April 12, 2007


Diego. Concept and illustrations by Jeanette Winter. Text by Jonah Winter, translated into Spanish by Amy Prince. Knopf. $15.99.

The Adventures of Max and Pinky: Best Buds. By Maxwell Eaton III. Knopf. $12.99.

Clancy, The Courageous Cow. By Lachie Hume. Greenwillow/HarperCollins. $16.99.

      Short books for young children can teach small lessons or big ones – or big ones that only seem small. Diego teaches on many levels, none of them overt. A beautifully illustrated, straightforwardly written book about a young Mexican boy named Diego – with text on each page in both English and Spanish – it tells the story of Diego Rivera, one of the world’s great artists and arguably Mexico’s greatest. There is nothing at all preachy about the story, which begins in Diego’s birth village, where his twin brother died before the age of two and where Diego himself soon fell ill. The book tells of the Indian healer with whom Diego went to live, of his life with her in the mountains, and of his growing fascination with animals and nature. And then, bit by bit, it shows him becoming an artist, until at the end he is painting, all around Mexico, the huge murals for which he became world-famous. Attractive simply as a short, bilingual biography, Diego also carries with it some important life lessons about persevering through hardship, discovering what matters to you, and finding a way to follow your dream.

      All Max and Pinky dream about is having fun together (well, Pinky also dreams about marshmallows). Best Buds is all about the everyday adventures that bald-headed Max and Pinky the pig have, sometimes together and sometimes separately – but especially on Saturday, when they are always together and doing something special. Until one Saturday, that is. On that day, Max can’t find Pinky anywhere, and imagines him lost in the woods or (in the funniest of Maxwell Eaton III’s many funny pictures) carried away by bunnies. Then Max, by looking closely at the rear end of an amusingly drawn polar bear that has somehow wandered into the story, gets an idea of where Pinky may be. Hint: marshmallows are involved. A simple story of friends having fun apart but, even more enjoyably, together, Best Buds offers the youngest readers a pleasant lesson in the ups and downs – mostly ups – of close friendship.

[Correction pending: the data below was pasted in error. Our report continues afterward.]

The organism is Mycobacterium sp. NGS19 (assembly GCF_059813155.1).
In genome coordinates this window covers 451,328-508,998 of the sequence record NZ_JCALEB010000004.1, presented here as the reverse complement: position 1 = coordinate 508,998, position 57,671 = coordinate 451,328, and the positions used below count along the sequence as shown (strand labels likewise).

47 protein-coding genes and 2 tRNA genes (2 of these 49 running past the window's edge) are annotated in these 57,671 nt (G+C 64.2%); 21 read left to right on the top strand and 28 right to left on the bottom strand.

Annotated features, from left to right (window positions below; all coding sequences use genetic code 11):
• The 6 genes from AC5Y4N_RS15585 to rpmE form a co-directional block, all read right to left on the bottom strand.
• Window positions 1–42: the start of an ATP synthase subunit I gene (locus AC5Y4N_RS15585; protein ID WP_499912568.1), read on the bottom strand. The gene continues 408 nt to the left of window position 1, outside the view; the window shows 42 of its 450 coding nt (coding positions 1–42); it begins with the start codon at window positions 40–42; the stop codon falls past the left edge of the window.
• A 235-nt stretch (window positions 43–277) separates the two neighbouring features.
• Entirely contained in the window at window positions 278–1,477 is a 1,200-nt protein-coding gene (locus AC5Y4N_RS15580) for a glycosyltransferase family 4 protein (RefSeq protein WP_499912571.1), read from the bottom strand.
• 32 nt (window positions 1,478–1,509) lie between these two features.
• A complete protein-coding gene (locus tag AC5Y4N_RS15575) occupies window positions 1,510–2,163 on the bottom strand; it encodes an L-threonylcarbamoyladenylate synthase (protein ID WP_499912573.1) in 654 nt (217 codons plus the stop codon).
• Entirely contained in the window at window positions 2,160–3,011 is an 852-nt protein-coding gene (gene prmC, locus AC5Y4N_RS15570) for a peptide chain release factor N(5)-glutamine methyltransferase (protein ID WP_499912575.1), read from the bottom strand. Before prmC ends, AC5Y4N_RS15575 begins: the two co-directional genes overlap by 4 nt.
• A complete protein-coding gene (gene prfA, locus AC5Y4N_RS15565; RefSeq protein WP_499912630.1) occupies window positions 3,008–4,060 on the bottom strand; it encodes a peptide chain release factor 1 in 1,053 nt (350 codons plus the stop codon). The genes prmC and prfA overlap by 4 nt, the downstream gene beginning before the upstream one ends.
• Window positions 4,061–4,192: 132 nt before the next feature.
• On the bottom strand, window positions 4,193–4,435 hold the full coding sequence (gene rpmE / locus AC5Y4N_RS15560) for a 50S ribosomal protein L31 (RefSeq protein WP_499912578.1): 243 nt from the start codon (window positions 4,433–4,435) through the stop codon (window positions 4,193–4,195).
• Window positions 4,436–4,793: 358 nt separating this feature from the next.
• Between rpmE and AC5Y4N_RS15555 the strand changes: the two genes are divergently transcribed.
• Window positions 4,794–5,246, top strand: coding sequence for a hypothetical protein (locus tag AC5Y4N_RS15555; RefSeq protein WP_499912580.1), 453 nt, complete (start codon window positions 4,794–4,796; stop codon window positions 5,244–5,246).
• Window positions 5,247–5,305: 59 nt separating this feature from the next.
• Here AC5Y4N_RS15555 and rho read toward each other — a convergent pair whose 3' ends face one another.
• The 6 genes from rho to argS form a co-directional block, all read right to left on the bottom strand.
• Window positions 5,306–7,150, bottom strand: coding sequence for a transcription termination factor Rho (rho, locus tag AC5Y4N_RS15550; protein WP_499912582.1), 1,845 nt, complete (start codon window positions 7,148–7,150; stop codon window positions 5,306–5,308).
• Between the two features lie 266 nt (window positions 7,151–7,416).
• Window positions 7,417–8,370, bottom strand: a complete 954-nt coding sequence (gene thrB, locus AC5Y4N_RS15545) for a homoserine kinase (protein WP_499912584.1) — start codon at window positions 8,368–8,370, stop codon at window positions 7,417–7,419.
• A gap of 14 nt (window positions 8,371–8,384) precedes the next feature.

Clancy, The Courageous Cow has one lesson practically built into its title: it is about courage. Lachie Hume’s first book is on the strange side – for one thing, Clancy is a bull, not a cow, as the story line makes clear – but its heart is very much in the right place. It’s about being different, and having the courage to stand up for yourself if you are. Clancy is a Belted Galloway, but he was born beltless – he is solid black – and so he has never quite fit in. And the Belted Galloways have problems: every year, one them wrestles the champion of the Herefords to decide which herd gets the best grass; and every year, the Herefords win, which means they get the best grass, which means they grow even stronger, which means they win the next year, too. But Clancy, being black and beltless, is hard to see at night, so he sneaks into the Herefords’ field and eats high-quality grass, grows bigger and stronger than any other Belted Galloway, and gets a chance to prove that the belt isn’t what makes the Galloway. And there’s more: he meets a Hereford whose coloration doesn’t fit into her herd, so after Clancy proves his wrestling prowess, there is a we’re-all-in-this-together ending that produces one mighty strange-looking calf. Told very amusingly, and with silly illustrations that often repeal the laws of perspective, Clancy, The Courageous Cow is simply packed with lessons about tolerance and the advantages of being different – but it is written with such a light touch that kids can simply enjoy the story for its own sake. And that’s fine, too.

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